If you are using partitions then you have to reboot to use new space. I didn't find a way to avoid this. If someone has let me know.
However, reboot should be done after you extend last partition on the disk or add new partition. Doesn't make sense to reboot before.
First thing you should notice after rescan is bigger disk size in fdisk and in lsblk. If you don't see it you have to play with these echo 1 and echo --- commands.
After you see more space you can extend/add partition, then reboot, extend vg, extend lv and fs.
If you want to avoid reboot you have to assign raw sda/b/c disk to volume group without partitioning it to sda1/2/3. Then there is no need for reboot.
Partitioning was necessary some time ago when linux could not boot from LVM, but now it can.
If you do lsblk you will see partitions or lvms depending on if you are using partitions or lvm, you can have all parts if you don't use lvm or all lvms if you don't use partitions. Here is one example:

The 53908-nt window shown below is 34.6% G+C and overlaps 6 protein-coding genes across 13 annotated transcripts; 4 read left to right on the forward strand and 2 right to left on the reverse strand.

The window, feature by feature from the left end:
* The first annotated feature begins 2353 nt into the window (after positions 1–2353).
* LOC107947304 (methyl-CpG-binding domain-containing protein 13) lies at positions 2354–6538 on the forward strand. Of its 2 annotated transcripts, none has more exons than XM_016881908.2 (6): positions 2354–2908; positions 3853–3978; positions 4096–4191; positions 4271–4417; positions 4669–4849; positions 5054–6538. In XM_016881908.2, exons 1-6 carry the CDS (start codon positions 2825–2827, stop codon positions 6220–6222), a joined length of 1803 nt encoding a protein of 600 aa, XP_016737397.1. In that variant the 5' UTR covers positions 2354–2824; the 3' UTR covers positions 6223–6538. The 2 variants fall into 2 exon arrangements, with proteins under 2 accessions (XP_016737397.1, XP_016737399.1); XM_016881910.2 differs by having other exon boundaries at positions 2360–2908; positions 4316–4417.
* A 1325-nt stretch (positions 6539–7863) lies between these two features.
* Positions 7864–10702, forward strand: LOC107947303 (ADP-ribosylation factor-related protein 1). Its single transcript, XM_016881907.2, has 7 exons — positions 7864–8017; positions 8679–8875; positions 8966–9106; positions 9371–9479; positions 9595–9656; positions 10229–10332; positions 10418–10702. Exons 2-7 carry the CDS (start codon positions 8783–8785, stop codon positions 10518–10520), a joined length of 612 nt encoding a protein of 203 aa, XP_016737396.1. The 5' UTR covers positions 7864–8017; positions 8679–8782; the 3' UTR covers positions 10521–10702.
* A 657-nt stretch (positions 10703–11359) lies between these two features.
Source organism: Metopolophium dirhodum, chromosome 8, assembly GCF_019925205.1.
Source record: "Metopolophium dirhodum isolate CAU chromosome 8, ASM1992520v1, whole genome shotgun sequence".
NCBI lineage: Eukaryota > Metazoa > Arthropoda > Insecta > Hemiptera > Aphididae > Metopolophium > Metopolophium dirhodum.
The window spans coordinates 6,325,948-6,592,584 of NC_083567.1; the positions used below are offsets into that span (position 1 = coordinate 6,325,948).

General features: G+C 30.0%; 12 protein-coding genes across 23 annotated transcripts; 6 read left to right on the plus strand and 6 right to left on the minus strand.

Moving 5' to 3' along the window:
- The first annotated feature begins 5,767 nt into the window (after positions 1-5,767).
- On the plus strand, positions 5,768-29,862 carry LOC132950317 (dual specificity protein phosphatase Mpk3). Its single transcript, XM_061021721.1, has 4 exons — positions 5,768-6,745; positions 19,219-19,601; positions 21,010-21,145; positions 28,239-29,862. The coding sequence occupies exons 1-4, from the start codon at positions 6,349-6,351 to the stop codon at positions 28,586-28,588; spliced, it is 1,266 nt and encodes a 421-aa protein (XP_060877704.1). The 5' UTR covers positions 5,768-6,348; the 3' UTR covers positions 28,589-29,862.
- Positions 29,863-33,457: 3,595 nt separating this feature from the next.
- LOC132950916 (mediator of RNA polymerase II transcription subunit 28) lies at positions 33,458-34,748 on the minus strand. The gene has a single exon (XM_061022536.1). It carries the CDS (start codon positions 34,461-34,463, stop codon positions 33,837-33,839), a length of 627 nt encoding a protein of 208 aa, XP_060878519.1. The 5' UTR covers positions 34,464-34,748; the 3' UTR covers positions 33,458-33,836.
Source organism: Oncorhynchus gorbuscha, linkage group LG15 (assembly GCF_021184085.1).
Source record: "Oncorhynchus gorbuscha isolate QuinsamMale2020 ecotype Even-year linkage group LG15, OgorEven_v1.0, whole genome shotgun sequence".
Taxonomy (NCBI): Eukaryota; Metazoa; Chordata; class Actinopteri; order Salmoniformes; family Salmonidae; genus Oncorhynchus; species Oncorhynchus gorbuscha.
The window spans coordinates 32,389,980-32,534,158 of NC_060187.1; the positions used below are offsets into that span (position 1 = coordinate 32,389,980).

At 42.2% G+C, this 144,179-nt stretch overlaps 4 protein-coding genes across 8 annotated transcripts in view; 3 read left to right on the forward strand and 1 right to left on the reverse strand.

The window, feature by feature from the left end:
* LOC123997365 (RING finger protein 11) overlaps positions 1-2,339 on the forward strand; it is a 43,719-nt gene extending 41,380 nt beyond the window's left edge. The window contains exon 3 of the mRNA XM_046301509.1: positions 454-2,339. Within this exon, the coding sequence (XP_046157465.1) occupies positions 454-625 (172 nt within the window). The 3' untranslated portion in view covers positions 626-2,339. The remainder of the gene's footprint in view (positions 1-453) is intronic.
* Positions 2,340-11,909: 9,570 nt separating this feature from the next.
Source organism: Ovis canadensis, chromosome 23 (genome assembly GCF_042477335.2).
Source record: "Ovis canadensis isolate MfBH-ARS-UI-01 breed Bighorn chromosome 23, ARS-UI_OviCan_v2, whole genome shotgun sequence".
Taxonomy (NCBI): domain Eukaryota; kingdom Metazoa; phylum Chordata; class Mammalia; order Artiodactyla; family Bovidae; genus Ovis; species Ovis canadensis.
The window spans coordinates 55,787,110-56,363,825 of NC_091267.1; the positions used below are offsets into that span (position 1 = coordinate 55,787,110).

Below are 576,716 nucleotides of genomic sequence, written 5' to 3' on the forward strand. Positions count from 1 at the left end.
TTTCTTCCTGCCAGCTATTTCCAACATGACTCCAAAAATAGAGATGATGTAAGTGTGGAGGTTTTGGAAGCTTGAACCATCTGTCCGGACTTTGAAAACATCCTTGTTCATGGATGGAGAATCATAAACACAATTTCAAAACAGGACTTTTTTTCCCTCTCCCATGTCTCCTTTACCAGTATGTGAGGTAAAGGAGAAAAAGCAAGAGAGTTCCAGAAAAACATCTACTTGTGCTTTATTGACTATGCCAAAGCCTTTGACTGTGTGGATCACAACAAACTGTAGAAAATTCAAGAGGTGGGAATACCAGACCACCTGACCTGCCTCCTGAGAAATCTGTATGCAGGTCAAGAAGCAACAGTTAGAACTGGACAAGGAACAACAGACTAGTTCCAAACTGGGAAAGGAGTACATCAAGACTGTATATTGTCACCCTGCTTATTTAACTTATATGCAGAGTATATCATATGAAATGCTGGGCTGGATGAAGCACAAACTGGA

root@srv4 ~ $ lsblk
NAME MAJ:MIN RM SIZE RO TYPE MOUNTPOINT
sda 8:0 0 7.3T 0 disk
├─sda1 8:1 0 500M 0 part /boot
└─sda2 8:2 0 7.3T 0 part
├─vg_srv4-LogVol13 (dm-0) 253:0 0 7.1T 0 lvm /
├─vg_srv4-LogVol05 (dm-1) 253:1 0 100G 0 lvm /var/log
├─vg_srv4-LogVol04 (dm-2) 253:2 0 20G 0 lvm /var
├─vg_srv4-LogVol01 (dm-5) 253:5 0 20G 0 lvm /opt
├─vg_srv4-LogVol00 (dm-6) 253:6 0 20G 0 lvm /home
├─vg_srv4-LogVol03 (dm-7) 253:7 0 20G 0 lvm /usr
└─vg_srv4-LogVol02 (dm-8) 253:8 0 8G 0 lvm /tmp